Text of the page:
Where a patent applicant modifies its claim, and the modified claim meets the requirements of Paragraph 4 of Article 26 of the Patent Law that a claim shall be based on specifications, the competent people's court shall determine that the modifications are in compliance with Article 33 of the Patent Law.

Article 17

The background art described in the specifications of a claim shall generally not be regarded as prior art referred to in Paragraph 2 of Article 22 of the Patent Law, unless there is evidence that such background art has been disclosed before the date of patent application.

The contents disclosed in comparative documents shall include technical contents that are clearly described in the comparative documents and technical contents that can be directly and unambiguously determined by persons of ordinary skill in the art.

Article 18

A people's court shall generally determine the technical field of a patent based on the claim, in light of the title of the patent and the technical functions and purposes achieved by the technical solution, and by reference to the lowest level of the patent in the International Patent Classification.

Article 19

A people's court shall, based on the technical effects produced by the distinguishing technical features between the claim as described in the specifications and drawings and the closest prior art, and in light of the overall understanding of the patented technical solution by persons of ordinary skill in the art, determine the technical problems actually solved by the claim. Where the technical effects produced by the distinguishing technical features are not clearly described in the specifications and drawings, the people's court may determine the technical problems actually solved by the claim in light of common knowledge in the art, the relationship between the distinguishing technical features and other technical features, the role of the distinguishing technical features in the patented technical solution, etc.

Where the technical problems actually solved by the claim are to provide alternative solutions for prior art, the claim is not required to have better technical effects than prior art.

Article 20

Where prior art provides technical teaching as a whole for the technical problems that are actually solved by a claim, the competent people's court shall determine that the claim is not in compliance with Paragraph 3 of Article 22 of the Patent Law. Under any of the following circumstances, the people's court may determine that technical teaching referred to in the preceding Paragraph exists:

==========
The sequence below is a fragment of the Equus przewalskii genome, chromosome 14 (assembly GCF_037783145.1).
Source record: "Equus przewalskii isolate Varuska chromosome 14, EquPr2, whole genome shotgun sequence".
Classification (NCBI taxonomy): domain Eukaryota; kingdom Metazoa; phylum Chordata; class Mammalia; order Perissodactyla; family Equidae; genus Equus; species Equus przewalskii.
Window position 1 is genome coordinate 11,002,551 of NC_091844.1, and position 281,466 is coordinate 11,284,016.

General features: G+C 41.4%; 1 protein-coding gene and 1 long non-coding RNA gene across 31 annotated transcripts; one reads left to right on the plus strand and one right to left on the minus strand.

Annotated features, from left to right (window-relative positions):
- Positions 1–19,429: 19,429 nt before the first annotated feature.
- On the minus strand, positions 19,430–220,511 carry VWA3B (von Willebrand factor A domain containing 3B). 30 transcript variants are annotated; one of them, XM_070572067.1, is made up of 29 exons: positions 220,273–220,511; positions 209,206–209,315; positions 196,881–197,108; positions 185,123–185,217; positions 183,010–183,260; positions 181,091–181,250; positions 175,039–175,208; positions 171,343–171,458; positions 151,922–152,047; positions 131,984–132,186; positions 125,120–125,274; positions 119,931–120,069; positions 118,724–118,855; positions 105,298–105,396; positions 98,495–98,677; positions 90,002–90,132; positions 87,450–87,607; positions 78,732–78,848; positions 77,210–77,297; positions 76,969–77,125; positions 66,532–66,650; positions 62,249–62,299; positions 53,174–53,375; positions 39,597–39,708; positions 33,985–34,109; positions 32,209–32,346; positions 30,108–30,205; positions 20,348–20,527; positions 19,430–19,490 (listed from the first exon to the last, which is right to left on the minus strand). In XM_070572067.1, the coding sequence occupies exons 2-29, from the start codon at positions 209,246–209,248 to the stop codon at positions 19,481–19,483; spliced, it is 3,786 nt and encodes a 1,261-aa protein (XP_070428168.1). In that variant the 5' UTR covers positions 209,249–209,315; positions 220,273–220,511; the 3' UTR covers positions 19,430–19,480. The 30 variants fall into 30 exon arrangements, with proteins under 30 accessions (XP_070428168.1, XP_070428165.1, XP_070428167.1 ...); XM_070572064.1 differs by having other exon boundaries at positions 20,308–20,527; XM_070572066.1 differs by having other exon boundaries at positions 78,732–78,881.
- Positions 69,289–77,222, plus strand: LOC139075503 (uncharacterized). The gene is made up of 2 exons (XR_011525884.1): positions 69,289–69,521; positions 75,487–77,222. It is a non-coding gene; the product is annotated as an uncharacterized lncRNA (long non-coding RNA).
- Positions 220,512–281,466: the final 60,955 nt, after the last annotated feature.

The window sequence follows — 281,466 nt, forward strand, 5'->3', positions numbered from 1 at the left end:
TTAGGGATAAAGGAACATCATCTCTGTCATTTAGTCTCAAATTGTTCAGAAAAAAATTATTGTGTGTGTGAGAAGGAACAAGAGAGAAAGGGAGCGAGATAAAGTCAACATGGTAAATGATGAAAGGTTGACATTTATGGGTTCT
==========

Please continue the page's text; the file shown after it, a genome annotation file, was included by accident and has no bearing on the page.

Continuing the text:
(1) Where prior art has disclosed distinguishing technical features and that the distinguishing technical features can solve the technical problems actually solved by the claim;

(2) Where distinguishing technical features are common knowledge in the art, unless there is evidence to the contrary that it is not easy for persons of ordinary skill in the art to think of applying the common knowledge to the closest prior art; or

(3) Where parts not explicitly mentioned by prior art are selected purposefully within the scope disclosed in the prior art, but such parts do not generate any surprising technical effects.

Article 21

When determining the knowledge level and cognitive ability of the average consumer with regard to a design, a people's court shall generally take into consideration the design space of the relevant product with design patents.

For the purpose of the preceding Paragraph, a people's court may determine the design space of a product by taking the following factors into comprehensive consideration:

(1) The functions and purposes of the product;

(2) The intensity of existing designs;

(3) Customary designs;

(4) Mandatory provisions of laws and administrative regulations; and

(5) National and industry technical standards.

Article 22

A design feature that is solely determined by technical functions shall generally not affect the overall visual effects of a design patent, except for the positional relationship between the said design feature and other design features. The said design feature shall include the following types:

(1) A unique or non-selectable design feature for achieving technical functions; and

(2) Although the design feature is not unique or non-selectable for achieving technical functions, the changes in the choice of design features serving such purposes is not based on visual effects.

Article 23

Where the pictures or photographs of a design patent are contradictory or vague, making it impossible for the general consumer to determine the design to be protected based on such pictures or photographs and brief descriptions, the competent people's court shall determine that Paragraph 2 of Article 27 of the Patent Law is not complied with.

Article 24

Where the overall visual effects of a design patent and a prior design of a product of the same or a similar type are found to be the same or substantively the same with only subtle differences after comparison, the competent people's court shall determine that the design patent shall "belong to prior designs" under Paragraph 1 of Article 23 of the Patent Law.

Where the difference between a design patent and a prior design of a product of the same or a similar type after comparison does not have any significant impact on overall visual effects, the competent people's court shall determine that the design patent is not "obviously different" from the prior design under Paragraph 2 of Article 23 of the Patent Law.